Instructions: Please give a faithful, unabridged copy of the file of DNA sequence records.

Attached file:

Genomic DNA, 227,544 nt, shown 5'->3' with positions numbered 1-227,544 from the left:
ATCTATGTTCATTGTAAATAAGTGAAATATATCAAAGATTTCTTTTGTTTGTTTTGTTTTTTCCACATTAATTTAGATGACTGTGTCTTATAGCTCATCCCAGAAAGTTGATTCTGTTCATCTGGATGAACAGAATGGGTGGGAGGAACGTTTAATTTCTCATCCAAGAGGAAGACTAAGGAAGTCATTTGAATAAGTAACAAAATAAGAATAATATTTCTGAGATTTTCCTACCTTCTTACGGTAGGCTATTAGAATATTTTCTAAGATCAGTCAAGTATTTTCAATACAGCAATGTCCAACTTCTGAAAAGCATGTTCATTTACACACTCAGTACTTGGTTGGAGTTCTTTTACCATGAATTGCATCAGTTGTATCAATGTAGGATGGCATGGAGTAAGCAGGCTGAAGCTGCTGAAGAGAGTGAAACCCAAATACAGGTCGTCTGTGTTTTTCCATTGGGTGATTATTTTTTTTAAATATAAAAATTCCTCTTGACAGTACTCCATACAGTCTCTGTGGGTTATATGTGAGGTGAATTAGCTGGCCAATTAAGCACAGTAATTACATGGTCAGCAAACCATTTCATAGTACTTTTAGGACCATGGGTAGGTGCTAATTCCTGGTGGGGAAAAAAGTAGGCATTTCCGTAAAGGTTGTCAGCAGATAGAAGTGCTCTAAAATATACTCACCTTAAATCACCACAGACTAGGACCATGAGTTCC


Genomic DNA, 227,544 nt, shown 5'->3' with positions numbered 1-227,544 from the left:
ATCTATGTTCATTGTAAATAAGTGAAATATATCAAAGATTTCTTTTGTTTGTTTTGTTTTTTCCACATTAATTTAGATGACTGTGTCTTATAGCTCATCCCAGAAAGTTGATTCTGTTCATCTGGATGAACAGAATGGGTGGGAGGAACGTTTAATTTCTCATCCAAGAGGAAGACTAAGGAAGTCATTTGAATAAGTAACAAAATAAGAATAATATTTCTGAGATTTTCCTACCTTCTTACGGTAGGCTATTAGAATATTTTCTAAGATCAGTCAAGTATTTTCAATACAGCAATGTCCAACTTCTGAAAAGCATGTTCATTTACACACTCAGTACTTGGTTGGAGTTCTTTTACCATGAATTGCATCAGTTGTATCAATGTAGGATGGCATGGAGTAAGCAGGCTGAAGCTGCTGAAGAGAGTGAAACCCAAATACAGGTCGTCTGTGTTTTTCCATTGGGTGATTATTTTTTTTAAATATAAAAATTCCTCTTGACAGTACTCCATACAGTCTCTGTGGGTTATATGTGAGGTGAATTAGCTGGCCAATTAAGCACAGTAATTACATGGTCAGCAAACCATTTCATAGTACTTTTAGGACCATGGGTAGGTGCTAATTCCTGGTGGGGAAAAAAGTAGGCATTTCCGTAAAGGTTGTCAGCAGATAGAAGTGCTCTAAAATATACTCACCTTAAATCACCACAGACTAGGACCATGAGTTCC